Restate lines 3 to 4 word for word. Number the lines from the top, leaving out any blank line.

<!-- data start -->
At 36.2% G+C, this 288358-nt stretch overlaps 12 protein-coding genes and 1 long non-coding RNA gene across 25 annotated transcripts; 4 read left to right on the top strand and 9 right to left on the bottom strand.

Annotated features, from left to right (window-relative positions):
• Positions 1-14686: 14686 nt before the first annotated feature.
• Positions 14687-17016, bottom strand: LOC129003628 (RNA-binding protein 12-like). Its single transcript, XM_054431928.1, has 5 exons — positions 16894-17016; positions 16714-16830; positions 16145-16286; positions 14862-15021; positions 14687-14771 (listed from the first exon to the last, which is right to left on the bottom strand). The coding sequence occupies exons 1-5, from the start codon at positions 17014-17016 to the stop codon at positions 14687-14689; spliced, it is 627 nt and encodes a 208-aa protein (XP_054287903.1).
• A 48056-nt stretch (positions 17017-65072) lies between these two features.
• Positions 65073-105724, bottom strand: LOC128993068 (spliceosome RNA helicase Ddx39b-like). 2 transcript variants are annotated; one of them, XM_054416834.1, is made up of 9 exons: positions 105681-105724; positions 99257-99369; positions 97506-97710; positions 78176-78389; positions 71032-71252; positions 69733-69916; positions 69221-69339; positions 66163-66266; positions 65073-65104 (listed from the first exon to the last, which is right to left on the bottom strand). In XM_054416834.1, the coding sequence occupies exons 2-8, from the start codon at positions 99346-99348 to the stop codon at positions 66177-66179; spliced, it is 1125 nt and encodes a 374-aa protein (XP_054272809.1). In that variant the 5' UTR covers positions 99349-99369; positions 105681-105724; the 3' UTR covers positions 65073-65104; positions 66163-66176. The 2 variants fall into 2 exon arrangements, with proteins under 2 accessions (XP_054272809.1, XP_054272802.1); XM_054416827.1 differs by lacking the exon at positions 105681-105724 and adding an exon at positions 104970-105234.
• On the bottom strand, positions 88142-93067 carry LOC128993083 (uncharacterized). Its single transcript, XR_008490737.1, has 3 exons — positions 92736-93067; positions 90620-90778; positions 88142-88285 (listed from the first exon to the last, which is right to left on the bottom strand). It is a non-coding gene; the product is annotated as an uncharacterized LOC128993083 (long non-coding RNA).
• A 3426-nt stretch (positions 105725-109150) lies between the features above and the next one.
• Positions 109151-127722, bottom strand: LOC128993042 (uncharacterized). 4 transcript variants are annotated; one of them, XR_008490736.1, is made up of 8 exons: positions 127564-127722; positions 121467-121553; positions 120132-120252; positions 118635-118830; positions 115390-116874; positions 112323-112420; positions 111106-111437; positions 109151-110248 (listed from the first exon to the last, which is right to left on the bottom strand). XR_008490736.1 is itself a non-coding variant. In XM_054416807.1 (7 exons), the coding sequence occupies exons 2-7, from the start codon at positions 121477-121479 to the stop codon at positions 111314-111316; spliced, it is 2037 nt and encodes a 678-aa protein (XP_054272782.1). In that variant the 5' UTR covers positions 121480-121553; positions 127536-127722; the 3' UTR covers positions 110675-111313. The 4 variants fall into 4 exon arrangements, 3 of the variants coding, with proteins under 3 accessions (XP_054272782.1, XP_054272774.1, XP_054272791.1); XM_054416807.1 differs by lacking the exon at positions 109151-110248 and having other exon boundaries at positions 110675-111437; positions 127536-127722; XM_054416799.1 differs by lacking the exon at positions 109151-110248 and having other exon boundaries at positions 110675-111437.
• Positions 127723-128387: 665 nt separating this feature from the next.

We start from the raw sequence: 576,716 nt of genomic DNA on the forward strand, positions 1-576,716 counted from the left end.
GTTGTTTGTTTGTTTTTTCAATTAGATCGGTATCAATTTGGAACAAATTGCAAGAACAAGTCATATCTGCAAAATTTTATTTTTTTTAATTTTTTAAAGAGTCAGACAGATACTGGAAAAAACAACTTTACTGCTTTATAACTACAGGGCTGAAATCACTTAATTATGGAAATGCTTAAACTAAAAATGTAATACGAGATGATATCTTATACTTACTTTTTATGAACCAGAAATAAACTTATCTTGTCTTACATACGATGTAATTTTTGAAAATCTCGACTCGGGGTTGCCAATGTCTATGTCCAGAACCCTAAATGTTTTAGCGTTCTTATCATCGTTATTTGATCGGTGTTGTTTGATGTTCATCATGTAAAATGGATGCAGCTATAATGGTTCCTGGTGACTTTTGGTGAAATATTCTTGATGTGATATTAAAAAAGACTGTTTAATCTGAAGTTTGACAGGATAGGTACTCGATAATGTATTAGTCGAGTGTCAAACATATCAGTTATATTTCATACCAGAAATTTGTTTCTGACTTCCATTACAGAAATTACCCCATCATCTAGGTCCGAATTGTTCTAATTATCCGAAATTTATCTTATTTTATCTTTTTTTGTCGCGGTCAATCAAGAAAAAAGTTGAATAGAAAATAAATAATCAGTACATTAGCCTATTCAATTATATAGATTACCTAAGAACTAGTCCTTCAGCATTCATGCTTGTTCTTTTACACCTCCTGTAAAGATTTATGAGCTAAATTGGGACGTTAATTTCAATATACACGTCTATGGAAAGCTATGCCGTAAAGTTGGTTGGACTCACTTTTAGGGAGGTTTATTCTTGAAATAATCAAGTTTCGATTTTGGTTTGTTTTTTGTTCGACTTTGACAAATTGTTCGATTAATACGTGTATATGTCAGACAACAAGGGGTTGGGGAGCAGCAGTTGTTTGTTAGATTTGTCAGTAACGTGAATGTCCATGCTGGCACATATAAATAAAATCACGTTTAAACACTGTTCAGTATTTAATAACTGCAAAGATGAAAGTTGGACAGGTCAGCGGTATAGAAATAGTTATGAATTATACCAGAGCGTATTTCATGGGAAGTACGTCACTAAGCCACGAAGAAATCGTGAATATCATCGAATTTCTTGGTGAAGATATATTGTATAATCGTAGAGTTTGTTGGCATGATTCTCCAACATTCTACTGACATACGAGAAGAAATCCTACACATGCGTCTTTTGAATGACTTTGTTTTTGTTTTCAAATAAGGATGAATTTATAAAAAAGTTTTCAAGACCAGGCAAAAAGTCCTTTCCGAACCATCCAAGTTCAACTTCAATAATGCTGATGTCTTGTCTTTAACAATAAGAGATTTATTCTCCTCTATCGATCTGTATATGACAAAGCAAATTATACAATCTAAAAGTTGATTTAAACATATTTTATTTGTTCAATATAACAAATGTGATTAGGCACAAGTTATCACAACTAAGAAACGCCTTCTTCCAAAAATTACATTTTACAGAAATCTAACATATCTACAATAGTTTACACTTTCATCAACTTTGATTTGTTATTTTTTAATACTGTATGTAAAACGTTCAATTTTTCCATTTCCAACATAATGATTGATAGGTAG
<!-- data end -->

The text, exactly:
• Positions 1-14686: 14686 nt before the first annotated feature.
• Positions 14687-17016, bottom strand: LOC129003628 (RNA-binding protein 12-like). Its single transcript, XM_054431928.1, has 5 exons — positions 16894-17016; positions 16714-16830; positions 16145-16286; positions 14862-15021; positions 14687-14771 (listed from the first exon to the last, which is right to left on the bottom strand). The coding sequence occupies exons 1-5, from the start codon at positions 17014-17016 to the stop codon at positions 14687-14689; spliced, it is 627 nt and encodes a 208-aa protein (XP_054287903.1).